Wild receiver Simmons has a story to tellBy Jeffrey Lutz
The Wichita Eagle
Tim Simmons doesn’t want to make it to the NFL for the accolades, attention, fanfare and increase in salary.
The 26-year-old first-year Wild receiver, who led the IFL in receptions last year, wants to tell his story to a worldwide audience.
"I actually can’t wait until I get on ESPN when they have this little documentary on me," Simmons said. "That’s my plan, too, to get a documentary on me."
Simmons grew up in Compton, Calif. The images that come to mind when that city is mentioned were real to Simmons — gang violence, rough neighborhoods, limited security.
"I’ve seen every which way people have been brought up and I’ve never seen any group of people that came up the way I had to come up," Simmons said. "I had to grow up really quick — and I’m talking about 11 years old, 10 years old, having to think on my own and provide for myself."
It’s difficult for anyone in Compton not to get caught up in the danger of his surroundings, and Simmons was no different.
He has been to jail, he has been disciplined by schools and seen friends killed. He calls these episodes "stumbling blocks," and judging by nearly a decade of good behavior and actions to match his words, that seems to be all they were.
"I want to show people that have had a troubled life that it may not be trouble all your life," Simmons said. "If you think right and you do it right, you can come out of that real quick. Pretty much anything you can think of negative-wise, I’ve been through it."
Simmons was dedicated to showing those who supported him that, "I wasn’t going to be just a statistic," so he decided he was going to follow the path of two standout athletes from Compton instead of the one that would hold him back from achieving.
NBA stars Tyson Chandler and Tayshaun Prince attended the same high school, Dominguez, as Simmons. He saw the attention they were getting from professional scouts and how well they handled it and decided he would use them as role models rather than following any of several negative influences.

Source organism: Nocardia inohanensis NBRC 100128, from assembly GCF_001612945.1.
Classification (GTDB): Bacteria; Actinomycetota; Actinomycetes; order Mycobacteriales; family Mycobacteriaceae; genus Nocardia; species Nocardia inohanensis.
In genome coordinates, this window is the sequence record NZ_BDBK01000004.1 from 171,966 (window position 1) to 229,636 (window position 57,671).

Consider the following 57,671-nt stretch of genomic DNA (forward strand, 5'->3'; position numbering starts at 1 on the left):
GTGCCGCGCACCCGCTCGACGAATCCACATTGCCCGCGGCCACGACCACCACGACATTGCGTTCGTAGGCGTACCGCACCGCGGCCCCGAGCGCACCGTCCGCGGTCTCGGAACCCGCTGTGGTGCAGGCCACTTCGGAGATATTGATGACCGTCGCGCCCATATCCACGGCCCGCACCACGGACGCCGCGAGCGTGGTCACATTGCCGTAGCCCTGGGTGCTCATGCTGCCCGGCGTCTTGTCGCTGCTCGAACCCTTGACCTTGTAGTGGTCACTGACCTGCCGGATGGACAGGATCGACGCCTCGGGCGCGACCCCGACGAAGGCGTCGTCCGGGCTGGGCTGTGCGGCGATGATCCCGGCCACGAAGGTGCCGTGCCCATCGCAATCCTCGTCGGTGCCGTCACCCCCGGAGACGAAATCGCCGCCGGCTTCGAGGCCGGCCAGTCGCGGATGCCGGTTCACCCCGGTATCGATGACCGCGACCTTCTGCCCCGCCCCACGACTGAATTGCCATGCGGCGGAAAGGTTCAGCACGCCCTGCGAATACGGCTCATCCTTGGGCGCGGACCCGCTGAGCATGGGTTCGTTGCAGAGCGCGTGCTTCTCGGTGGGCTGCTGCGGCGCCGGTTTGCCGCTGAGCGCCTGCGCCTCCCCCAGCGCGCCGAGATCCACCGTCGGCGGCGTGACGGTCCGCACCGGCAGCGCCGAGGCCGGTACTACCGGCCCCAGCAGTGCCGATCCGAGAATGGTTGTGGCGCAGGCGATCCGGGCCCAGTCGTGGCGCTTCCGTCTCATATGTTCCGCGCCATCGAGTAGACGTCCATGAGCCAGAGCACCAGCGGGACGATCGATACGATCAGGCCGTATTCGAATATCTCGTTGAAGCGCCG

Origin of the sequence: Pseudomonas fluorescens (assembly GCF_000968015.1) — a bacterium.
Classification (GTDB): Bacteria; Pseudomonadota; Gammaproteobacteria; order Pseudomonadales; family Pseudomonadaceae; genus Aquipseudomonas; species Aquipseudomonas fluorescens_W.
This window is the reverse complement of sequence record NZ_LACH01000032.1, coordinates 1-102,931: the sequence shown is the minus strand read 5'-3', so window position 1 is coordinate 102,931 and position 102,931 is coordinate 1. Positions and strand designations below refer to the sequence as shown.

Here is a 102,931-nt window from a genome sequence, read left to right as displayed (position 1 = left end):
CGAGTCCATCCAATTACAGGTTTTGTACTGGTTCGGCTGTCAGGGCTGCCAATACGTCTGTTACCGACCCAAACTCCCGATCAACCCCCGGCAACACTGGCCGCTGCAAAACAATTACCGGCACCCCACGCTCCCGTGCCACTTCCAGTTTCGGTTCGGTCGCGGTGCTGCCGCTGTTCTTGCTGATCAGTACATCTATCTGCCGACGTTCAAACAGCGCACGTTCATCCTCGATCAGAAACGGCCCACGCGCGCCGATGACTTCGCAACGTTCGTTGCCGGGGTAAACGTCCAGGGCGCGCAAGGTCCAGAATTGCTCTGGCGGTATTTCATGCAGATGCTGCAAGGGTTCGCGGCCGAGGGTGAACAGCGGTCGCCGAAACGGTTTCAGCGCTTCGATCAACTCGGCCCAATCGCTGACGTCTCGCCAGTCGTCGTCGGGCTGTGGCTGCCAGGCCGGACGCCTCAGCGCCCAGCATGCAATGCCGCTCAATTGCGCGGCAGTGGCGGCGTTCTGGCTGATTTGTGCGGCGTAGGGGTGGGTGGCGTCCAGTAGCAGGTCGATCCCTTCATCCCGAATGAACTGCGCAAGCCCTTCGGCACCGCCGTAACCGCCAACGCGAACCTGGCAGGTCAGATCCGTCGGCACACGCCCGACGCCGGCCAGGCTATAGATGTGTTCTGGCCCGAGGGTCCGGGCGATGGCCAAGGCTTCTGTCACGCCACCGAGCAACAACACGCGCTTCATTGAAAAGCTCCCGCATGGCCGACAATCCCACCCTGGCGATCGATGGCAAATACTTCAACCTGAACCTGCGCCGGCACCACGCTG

"I’m seeing these guys getting the Coach K’s and the Dukes coming on campus," Simmons said. "The NBA is coming on campus and the NFL is coming on campus, and the only thing I’m saying to myself is, ’I want to be like them.’ But the route I was going, that wasn’t the route they were going. So I had to switch it up real quick just to be able to go to college."
It didn’t click right away. Simmons had good intentions, but he also had acquaintances who put him in dangerous situations.
Once a standout baseball player, Simmons switched to football because his friends played it. His athletic skills enabled him to go to college — first at two junior colleges, then at Jackson State — but he says he didn’t approach it the right way.
"Coming from where I grew up, I’m thinking, ‘I went to Dominguez High, I’m this big shot going into junior college,’ ” Simmons said. "When I get there, they have about four other guys that felt the same way that coming from where they were from. My ego kind of crashed because now I wasn’t the guy, I was just another guy."
Simmons said his turning point happened after a friend was killed. Simmons was arrested shortly after for carrying a gun, fearing he could be targeted next. He noticed many colleges stopped paying attention to him.
"I told myself, ‘Once I make it out of this one, I will never, ever come back to this place,’ ” Simmons said. "Since then I’ve been on the right path. I haven’t been in any trouble, just trying to do the right things and live right."
Soon after, his renewed outlook translated to the football field — Simmons made it to Division I-AA with Jackson State and has developed into a standout receiver in the indoor game.
Football, though, has sidetracked something Simmons really wants to do.
"I have a story," Simmons said. "Once I get it all together and do all my brainstorming, people who don’t know me but would like to get to know me would think, ‘This would be a good book.’
"I actually started writing a book in my life, but I kind of quit because I had to dedicate to football. Once it’s all said and done there’s going to be a book about me, because I’ve been through so much in my life."
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